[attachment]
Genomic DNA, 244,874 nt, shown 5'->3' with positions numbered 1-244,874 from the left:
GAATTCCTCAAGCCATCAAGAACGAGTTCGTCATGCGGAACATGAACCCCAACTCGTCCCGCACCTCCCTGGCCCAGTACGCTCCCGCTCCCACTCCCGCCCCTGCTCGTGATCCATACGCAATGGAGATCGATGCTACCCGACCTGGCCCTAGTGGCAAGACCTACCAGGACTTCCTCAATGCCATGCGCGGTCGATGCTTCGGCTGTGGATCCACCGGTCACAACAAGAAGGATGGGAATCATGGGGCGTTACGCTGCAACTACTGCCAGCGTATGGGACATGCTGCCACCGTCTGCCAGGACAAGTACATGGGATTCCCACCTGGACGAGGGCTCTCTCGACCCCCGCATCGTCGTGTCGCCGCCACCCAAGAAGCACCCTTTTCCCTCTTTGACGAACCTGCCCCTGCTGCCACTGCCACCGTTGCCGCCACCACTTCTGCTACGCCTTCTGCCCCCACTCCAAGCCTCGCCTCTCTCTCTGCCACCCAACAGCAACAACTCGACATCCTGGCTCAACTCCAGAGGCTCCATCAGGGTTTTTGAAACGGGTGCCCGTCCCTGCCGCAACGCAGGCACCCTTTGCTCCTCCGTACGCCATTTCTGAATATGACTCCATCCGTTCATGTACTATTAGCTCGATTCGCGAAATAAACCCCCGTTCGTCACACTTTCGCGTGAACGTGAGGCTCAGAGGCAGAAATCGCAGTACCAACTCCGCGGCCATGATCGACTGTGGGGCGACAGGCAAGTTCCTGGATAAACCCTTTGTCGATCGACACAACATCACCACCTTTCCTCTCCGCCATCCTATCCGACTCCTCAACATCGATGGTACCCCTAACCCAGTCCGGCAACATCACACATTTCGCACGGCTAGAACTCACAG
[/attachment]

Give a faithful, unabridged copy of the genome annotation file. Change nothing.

Genomic DNA, 244,874 nt, shown 5'->3' with positions numbered 1-244,874 from the left:
GAATTCCTCAAGCCATCAAGAACGAGTTCGTCATGCGGAACATGAACCCCAACTCGTCCCGCACCTCCCTGGCCCAGTACGCTCCCGCTCCCACTCCCGCCCCTGCTCGTGATCCATACGCAATGGAGATCGATGCTACCCGACCTGGCCCTAGTGGCAAGACCTACCAGGACTTCCTCAATGCCATGCGCGGTCGATGCTTCGGCTGTGGATCCACCGGTCACAACAAGAAGGATGGGAATCATGGGGCGTTACGCTGCAACTACTGCCAGCGTATGGGACATGCTGCCACCGTCTGCCAGGACAAGTACATGGGATTCCCACCTGGACGAGGGCTCTCTCGACCCCCGCATCGTCGTGTCGCCGCCACCCAAGAAGCACCCTTTTCCCTCTTTGACGAACCTGCCCCTGCTGCCACTGCCACCGTTGCCGCCACCACTTCTGCTACGCCTTCTGCCCCCACTCCAAGCCTCGCCTCTCTCTCTGCCACCCAACAGCAACAACTCGACATCCTGGCTCAACTCCAGAGGCTCCATCAGGGTTTTTGAAACGGGTGCCCGTCCCTGCCGCAACGCAGGCACCCTTTGCTCCTCCGTACGCCATTTCTGAATATGACTCCATCCGTTCATGTACTATTAGCTCGATTCGCGAAATAAACCCCCGTTCGTCACACTTTCGCGTGAACGTGAGGCTCAGAGGCAGAAATCGCAGTACCAACTCCGCGGCCATGATCGACTGTGGGGCGACAGGCAAGTTCCTGGATAAACCCTTTGTCGATCGACACAACATCACCACCTTTCCTCTCCGCCATCCTATCCGACTCCTCAACATCGATGGTACCCCTAACCCAGTCCGGCAACATCACACATTTCGCACGGCTAGAACTCACAG